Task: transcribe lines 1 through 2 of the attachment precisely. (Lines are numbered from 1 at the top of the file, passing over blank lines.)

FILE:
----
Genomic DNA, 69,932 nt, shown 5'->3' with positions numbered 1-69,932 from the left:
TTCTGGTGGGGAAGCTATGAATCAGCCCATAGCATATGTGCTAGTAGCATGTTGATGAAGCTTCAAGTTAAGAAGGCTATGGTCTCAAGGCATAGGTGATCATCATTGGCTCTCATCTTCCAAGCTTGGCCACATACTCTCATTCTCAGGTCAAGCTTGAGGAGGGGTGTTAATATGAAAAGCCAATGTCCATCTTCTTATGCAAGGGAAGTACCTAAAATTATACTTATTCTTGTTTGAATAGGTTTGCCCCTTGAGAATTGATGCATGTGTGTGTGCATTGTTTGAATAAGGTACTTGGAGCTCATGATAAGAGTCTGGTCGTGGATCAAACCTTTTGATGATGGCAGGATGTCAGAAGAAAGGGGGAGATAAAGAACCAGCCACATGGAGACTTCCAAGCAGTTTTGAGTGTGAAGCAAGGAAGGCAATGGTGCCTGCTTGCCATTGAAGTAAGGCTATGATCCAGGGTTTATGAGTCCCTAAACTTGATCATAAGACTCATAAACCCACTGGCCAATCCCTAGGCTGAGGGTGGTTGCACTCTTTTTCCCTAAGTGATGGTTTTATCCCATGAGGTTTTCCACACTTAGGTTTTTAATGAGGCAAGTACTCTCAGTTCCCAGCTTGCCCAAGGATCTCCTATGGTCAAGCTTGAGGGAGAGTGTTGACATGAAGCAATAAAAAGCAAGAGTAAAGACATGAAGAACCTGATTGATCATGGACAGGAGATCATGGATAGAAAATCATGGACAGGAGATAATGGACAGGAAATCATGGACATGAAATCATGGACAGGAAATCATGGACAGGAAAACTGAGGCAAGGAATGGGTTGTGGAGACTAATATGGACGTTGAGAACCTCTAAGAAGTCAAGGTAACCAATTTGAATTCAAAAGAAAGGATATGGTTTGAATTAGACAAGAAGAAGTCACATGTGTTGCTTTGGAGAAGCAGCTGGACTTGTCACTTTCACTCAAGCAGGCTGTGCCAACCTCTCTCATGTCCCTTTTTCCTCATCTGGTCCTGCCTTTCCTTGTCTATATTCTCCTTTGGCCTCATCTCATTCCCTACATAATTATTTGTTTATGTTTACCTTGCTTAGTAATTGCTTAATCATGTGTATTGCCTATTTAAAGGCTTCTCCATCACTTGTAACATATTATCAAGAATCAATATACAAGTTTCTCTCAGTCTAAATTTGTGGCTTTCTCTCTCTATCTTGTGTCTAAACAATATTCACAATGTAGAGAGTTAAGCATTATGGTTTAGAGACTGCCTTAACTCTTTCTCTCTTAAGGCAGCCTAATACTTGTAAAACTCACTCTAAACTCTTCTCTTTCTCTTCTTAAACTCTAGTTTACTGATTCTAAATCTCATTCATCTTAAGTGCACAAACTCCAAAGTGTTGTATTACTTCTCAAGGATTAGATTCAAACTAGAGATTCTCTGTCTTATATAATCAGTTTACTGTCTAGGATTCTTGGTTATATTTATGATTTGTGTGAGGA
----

Genomic DNA, 69,932 nt, shown 5'->3' with positions numbered 1-69,932 from the left:
TTCTGGTGGGGAAGCTATGAATCAGCCCATAGCATATGTGCTAGTAGCATGTTGATGAAGCTTCAAGTTAAGAAGGCTATGGTCTCAAGGCATAGGTGATCATCATTGGCTCTCATCTTCCAAGCTTGGCCACATACTCTCATTCTCAGGTCAAGCTTGAGGAGGGGTGTTAATATGAAAAGCCAATGTCCATCTTCTTATGCAAGGGAAGTACCTAAAATTATACTTATTCTTGTTTGAATAGGTTTGCCCCTTGAGAATTGATGCATGTGTGTGTGCATTGTTTGAATAAGGTACTTGGAGCTCATGATAAGAGTCTGGTCGTGGATCAAACCTTTTGATGATGGCAGGATGTCAGAAGAAAGGGGGAGATAAAGAACCAGCCACATGGAGACTTCCAAGCAGTTTTGAGTGTGAAGCAAGGAAGGCAATGGTGCCTGCTTGCCATTGAAGTAAGGCTATGATCCAGGGTTTATGAGTCCCTAAACTTGATCATAAGACTCATAAACCCACTGGCCAATCCCTAGGCTGAGGGTGGTTGCACTCTTTTTCCCTAAGTGATGGTTTTATCCCATGAGGTTTTCCACACTTAGGTTTTTAATGAGGCAAGTACTCTCAGTTCCCAGCTTGCCCAAGGATCTCCTATGGTCAAGCTTGAGGGAGAGTGTTGACATGAAGCAATAAAAAGCAAGAGTAAAGACATGAAGAACCTGATTGATCATGGACAGGAGATCATGGATAGAAAATCATGGACAGGAGATAATGGACAGGAAATCATGGACATGAAATCATGGACAGGAAATCATGGACAGGAAAACTGAGGCAAGGAATGGGTTGTGGAGACTAATATGGACGTTGAGAACCTCTAAGAAGTCAAGGTAACCAATTTGAATTCAAAAGAAAGGATATGGTTTGAATTAGACAAGAAGAAGTCACATGTGTTGCTTTGGAGAAGCAGCTGGACTTGTCACTTTCACTCAAGCAGGCTGTGCCAACCTCTCTCATGTCCCTTTTTCCTCATCTGGTCCTGCCTTTCCTTGTCTATATTCTCCTTTGGCCTCATCTCATTCCCTACATAATTATTTGTTTATGTTTACCTTGCTTAGTAATTGCTTAATCATGTGTATTGCCTATTTAAAGGCTTCTCCATCACTTGTAACATATTATCAAGAATCAATATACAAGTTTCTCTCAGTCTAAATTTGTGGCTTTCTCTCTCTATCTTGTGTCTAAACAATATTCACAATGTAGAGAGTTAAGCATTATGGTTTAGAGACTGCCTTAACTCTTTCTCTCTTAAGGCAGCCTAATACTTGTAAAACTCACTCTAAACTCTTCTCTTTCTCTTCTTAAACTCTAGTTTACTGATTCTAAATCTCATTCATCTTAAGTGCACAAACTCCAAAGTGTTGTATTACTTCTCAAGGATTAGATTCAAACTAGAGATTCTCTGTCTTATATAATCAGTTTACTGTCTAGGATTCTTGGTTATATTTATGATTTGTGTGAGGA